Helio Castroneves, a part-time driver in his first IndyCar race away from Team Penske, pulled off a historic victory in the 105th Indianapolis 500, becoming only the fourth driver to have won the race four times.
His victory elated the crowd of 135,000, the largest to watch a sports event since the coronavirus pandemic began, and the affection was mutual as he climbed a fence in joy, then ran down the track waving and saluting fans.
He joined Meyer Shank Racing last November after Team Penske moved on and he had driven in only two IndyCar races this year. “I only ran two races and I won two races,” he said in a postrace interview. “I think I still got it, don’t you think?”
At the age of 46, he acknowledged that the victory, a perfectly run race against a field of up-and-coming drivers showed that he has plenty left in the tank.
“I don’t know if this is a good comparison or not, but Tom Brady won the Super Bowl and Phil Mickelson won the Masters, so here we go,” he laughed in a postrace interview. “Old guys can still get it [done], kick the young guys’ butts. We’ll teach them a lesson.”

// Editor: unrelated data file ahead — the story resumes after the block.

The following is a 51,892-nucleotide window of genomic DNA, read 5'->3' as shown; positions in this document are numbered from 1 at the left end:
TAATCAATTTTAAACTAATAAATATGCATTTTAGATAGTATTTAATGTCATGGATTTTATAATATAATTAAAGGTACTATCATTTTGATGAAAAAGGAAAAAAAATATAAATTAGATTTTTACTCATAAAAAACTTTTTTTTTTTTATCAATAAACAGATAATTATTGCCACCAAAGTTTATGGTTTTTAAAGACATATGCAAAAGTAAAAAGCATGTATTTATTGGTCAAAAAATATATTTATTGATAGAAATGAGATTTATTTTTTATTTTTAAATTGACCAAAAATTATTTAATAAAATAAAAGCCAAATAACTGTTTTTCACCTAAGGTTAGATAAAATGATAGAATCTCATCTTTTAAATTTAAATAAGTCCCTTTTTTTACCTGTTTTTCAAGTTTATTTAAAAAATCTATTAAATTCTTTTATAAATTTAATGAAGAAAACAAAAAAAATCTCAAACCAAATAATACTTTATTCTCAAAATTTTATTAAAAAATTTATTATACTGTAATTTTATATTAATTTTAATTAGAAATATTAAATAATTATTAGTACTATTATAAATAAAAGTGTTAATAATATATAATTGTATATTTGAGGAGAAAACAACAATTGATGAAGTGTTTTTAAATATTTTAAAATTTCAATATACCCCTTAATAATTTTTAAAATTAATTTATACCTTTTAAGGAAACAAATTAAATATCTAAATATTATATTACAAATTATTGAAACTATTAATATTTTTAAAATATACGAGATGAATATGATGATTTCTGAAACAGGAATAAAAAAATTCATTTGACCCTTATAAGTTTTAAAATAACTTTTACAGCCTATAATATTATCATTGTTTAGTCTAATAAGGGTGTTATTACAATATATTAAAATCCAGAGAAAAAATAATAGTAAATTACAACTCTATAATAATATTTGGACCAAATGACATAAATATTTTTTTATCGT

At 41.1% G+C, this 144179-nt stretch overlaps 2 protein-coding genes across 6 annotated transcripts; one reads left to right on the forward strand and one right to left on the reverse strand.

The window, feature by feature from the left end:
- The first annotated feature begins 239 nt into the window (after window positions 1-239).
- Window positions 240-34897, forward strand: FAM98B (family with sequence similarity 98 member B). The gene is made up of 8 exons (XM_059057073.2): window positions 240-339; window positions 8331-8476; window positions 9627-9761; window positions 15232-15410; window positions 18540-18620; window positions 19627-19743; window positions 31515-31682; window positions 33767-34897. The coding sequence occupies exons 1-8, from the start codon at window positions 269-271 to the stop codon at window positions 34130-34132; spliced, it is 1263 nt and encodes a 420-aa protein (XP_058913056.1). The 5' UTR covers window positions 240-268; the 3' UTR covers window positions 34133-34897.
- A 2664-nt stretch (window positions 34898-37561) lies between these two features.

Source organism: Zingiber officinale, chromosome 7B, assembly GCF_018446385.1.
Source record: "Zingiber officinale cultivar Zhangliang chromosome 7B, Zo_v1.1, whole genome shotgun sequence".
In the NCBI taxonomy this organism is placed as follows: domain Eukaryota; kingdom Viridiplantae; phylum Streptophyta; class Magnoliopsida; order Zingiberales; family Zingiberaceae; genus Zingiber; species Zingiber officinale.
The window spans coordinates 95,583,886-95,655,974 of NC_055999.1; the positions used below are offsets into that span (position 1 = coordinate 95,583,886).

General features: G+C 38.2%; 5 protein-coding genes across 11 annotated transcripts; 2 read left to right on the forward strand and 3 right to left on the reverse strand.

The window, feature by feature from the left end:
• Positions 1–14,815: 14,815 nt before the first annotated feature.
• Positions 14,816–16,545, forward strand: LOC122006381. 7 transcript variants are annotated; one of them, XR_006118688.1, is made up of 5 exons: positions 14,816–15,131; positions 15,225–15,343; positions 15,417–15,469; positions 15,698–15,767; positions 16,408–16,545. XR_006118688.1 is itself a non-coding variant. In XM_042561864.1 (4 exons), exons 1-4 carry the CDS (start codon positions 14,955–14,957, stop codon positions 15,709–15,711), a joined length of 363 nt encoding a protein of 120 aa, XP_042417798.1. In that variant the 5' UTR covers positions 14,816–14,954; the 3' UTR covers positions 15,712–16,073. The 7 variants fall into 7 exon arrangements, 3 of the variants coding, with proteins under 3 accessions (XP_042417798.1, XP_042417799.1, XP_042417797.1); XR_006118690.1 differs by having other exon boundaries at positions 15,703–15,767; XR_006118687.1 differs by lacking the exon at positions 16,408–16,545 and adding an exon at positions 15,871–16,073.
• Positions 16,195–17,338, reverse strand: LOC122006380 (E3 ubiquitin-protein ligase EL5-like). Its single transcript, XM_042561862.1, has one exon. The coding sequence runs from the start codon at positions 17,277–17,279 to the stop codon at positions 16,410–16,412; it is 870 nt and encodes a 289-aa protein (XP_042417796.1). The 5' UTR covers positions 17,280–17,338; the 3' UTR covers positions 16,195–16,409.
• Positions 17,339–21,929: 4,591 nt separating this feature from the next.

He joins A.J. Foyt, Al Unser and Rick Mears (lastly in 1991) as the race’s only four-time winners. Castroneves won in 2001, 2002 and 2009, but was something of a free agent when he joined Meyer Shank.
With roughly 15 laps to go, Alex Palou, Pato O’Ward, Simon Pagenaud and Castroneves were all in the running, but the final lap came down to Castroneves vs. Palou, who could not overtake Castroneves. After he climbed out of his car, there was a lovefest among Castroneves, fans and big names in racing who ran out to embrace him. It was sheer joy.
“I love Indianapolis. You guys don’t understand; the fans, they give me energy,” he said. “This is absolutely incredible. From the beginning we were so comfortable, happy, calm, but right now I’m just excited.”
Maybe four words summed it up best.
“What an incredible feeling.”